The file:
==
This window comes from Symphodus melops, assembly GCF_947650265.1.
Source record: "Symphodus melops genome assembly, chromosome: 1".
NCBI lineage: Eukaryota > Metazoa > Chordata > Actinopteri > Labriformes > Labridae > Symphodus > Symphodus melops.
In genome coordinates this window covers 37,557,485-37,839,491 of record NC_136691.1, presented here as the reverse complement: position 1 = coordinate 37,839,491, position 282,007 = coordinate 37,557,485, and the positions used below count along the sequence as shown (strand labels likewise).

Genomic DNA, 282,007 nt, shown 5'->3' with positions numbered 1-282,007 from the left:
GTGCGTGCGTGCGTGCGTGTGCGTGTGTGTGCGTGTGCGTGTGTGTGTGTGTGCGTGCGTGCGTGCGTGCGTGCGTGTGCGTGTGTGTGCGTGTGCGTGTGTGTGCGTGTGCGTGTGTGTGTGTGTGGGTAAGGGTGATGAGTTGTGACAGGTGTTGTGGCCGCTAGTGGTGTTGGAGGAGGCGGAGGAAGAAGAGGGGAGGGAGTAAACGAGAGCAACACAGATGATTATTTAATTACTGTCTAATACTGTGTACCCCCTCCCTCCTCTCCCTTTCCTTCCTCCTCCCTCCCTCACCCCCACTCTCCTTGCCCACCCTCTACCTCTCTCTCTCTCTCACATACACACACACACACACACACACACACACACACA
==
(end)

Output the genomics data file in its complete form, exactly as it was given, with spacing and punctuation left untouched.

This window comes from Symphodus melops, assembly GCF_947650265.1.
Source record: "Symphodus melops genome assembly, chromosome: 1".
NCBI lineage: Eukaryota > Metazoa > Chordata > Actinopteri > Labriformes > Labridae > Symphodus > Symphodus melops.
In genome coordinates this window covers 37,557,485-37,839,491 of record NC_136691.1, presented here as the reverse complement: position 1 = coordinate 37,839,491, position 282,007 = coordinate 37,557,485, and the positions used below count along the sequence as shown (strand labels likewise).

Genomic DNA, 282,007 nt, shown 5'->3' with positions numbered 1-282,007 from the left:
GTGCGTGCGTGCGTGCGTGTGCGTGTGTGTGCGTGTGCGTGTGTGTGTGTGTGCGTGCGTGCGTGCGTGCGTGCGTGTGCGTGTGTGTGCGTGTGCGTGTGTGTGCGTGTGCGTGTGTGTGTGTGTGGGTAAGGGTGATGAGTTGTGACAGGTGTTGTGGCCGCTAGTGGTGTTGGAGGAGGCGGAGGAAGAAGAGGGGAGGGAGTAAACGAGAGCAACACAGATGATTATTTAATTACTGTCTAATACTGTGTACCCCCTCCCTCCTCTCCCTTTCCTTCCTCCTCCCTCCCTCACCCCCACTCTCCTTGCCCACCCTCTACCTCTCTCTCTCTCTCACATACACACACACACACACACACACACACACACACA